It took all my willpower not to bad-mouth my “ex” and tell Tommy his father was the one who was the “turkey.” Instead I said, “Oh boy, that must have hurt. Nobody likes to be called names. You wish Daddy would just tell you what he wants without putting you down.”
I could see by Tommy’s expression that what I said helped. But I’m not going to let this drop. I’m going to have a talk with his father. I just have to figure out how to do it without making things worse.
Thank you for my newfound confidence.
I bought your book for four dollars in a used bookstore, and by now I can honestly say it was the best investment I ever made. One of the first skills I tried was “Describe what you see.” When I got positive results, I almost fell out of my chair. My son, Alex (four), is a very strong-willed child (my parents call him “bullheaded”), which gives me many opportunities to use the ideas in your book.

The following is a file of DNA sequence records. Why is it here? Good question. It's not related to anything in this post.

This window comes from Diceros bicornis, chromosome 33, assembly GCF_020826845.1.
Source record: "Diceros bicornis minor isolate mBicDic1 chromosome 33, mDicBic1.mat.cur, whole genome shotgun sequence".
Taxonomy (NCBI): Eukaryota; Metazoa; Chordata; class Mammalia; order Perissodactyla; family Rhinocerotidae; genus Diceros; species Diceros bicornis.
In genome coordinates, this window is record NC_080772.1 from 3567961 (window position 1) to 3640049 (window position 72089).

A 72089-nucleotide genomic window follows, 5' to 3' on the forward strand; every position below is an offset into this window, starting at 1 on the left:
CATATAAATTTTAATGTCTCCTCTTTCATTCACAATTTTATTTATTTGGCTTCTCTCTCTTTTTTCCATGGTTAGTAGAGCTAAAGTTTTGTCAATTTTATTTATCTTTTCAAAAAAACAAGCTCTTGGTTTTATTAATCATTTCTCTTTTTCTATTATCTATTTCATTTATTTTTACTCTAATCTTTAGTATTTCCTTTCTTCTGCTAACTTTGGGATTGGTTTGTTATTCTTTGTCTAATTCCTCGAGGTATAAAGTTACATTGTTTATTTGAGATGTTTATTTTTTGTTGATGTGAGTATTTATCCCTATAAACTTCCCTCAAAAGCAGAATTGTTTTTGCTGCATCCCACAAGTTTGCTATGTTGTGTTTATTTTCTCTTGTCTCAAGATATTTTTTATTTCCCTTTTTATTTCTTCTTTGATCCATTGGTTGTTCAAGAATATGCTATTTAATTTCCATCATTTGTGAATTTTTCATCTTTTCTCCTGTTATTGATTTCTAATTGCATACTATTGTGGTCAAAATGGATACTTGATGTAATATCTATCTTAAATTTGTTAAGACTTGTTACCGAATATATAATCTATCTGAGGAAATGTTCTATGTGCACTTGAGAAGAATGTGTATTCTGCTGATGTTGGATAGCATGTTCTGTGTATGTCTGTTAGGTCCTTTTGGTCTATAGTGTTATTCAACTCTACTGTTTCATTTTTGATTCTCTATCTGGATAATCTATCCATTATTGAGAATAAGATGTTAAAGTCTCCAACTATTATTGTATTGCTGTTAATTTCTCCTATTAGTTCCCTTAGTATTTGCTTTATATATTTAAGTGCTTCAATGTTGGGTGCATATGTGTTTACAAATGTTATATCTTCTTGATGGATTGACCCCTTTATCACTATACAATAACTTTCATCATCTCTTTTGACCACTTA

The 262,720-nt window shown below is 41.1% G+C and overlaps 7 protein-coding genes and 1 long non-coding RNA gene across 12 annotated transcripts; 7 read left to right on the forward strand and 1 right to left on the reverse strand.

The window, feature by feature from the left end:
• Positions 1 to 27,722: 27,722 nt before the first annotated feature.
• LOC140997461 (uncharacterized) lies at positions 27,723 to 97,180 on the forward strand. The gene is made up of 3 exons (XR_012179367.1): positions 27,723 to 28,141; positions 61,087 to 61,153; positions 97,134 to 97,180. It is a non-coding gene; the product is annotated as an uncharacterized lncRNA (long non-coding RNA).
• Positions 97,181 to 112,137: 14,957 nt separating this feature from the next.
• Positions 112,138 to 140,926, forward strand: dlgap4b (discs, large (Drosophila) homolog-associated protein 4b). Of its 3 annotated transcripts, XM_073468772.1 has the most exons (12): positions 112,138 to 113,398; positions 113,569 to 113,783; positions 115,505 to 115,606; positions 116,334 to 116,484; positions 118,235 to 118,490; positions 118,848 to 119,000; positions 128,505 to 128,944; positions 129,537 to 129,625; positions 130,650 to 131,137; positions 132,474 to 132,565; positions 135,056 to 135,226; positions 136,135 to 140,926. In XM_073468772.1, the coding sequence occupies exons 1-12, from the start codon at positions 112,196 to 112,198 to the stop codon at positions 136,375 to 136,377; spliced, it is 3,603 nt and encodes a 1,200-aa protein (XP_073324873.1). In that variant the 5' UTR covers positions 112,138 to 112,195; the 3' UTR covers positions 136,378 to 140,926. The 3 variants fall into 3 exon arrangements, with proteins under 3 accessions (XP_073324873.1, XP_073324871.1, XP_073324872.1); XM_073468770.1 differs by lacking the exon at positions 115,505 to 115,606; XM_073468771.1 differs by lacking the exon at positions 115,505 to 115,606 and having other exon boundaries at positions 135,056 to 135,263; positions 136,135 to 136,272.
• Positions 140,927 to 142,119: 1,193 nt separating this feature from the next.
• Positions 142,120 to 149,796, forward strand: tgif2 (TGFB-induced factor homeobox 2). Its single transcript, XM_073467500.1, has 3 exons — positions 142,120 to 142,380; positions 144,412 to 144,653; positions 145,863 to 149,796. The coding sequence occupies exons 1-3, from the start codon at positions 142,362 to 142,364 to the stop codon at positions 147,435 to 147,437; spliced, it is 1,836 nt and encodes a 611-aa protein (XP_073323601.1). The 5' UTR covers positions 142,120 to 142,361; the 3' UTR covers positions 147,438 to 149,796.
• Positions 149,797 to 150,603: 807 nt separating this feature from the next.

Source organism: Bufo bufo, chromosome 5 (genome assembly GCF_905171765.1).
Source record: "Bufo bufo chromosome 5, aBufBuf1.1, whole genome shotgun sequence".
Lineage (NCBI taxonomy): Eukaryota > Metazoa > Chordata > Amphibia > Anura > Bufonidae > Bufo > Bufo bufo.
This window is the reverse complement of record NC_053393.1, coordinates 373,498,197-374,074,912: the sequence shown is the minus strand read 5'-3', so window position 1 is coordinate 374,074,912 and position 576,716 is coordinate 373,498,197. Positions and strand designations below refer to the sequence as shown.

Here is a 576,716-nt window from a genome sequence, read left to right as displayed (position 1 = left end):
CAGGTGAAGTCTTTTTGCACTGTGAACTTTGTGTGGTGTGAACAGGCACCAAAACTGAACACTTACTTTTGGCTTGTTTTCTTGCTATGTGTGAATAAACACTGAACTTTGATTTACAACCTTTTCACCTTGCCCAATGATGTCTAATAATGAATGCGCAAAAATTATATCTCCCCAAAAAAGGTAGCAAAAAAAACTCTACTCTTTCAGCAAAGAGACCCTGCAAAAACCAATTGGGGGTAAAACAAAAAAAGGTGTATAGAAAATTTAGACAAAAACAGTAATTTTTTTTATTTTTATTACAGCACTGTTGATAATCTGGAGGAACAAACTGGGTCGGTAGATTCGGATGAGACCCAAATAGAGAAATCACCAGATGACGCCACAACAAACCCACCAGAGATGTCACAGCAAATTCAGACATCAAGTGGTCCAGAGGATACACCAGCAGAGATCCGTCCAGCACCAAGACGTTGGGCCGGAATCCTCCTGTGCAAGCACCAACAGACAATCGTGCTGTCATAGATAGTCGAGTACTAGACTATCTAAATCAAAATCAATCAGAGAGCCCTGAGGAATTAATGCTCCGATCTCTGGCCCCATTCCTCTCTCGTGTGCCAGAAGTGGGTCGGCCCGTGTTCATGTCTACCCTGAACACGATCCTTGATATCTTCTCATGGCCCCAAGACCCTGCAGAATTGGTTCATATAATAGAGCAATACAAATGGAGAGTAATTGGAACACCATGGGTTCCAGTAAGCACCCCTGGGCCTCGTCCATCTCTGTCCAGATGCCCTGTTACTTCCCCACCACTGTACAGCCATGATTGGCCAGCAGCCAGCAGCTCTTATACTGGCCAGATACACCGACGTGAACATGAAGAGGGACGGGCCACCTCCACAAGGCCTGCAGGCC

Here’s how the chapters on “Roles” and “Problem-Solving” helped me: Whenever I participated in Alex’s preschool co-op program, I noticed the teacher getting more and more annoyed with him, especially when he wouldn’t join the group for singing or anything else that didn’t interest him. If Alex is bored or restless, it’s hard for him to sit still. He rolls around, runs around, walks around. His teacher kept saying his name—“Alex, sit down . . . Alex, stop that! . . . Alex!!!” I saw him being put in the role of “troublemaker.”
One day after school I talked to him about what he didn’t like about the program and what he did. It turned out that he was tired of singing “Old McDonald” and having to listen to some of the same stories. But he really enjoyed the crafts and the games.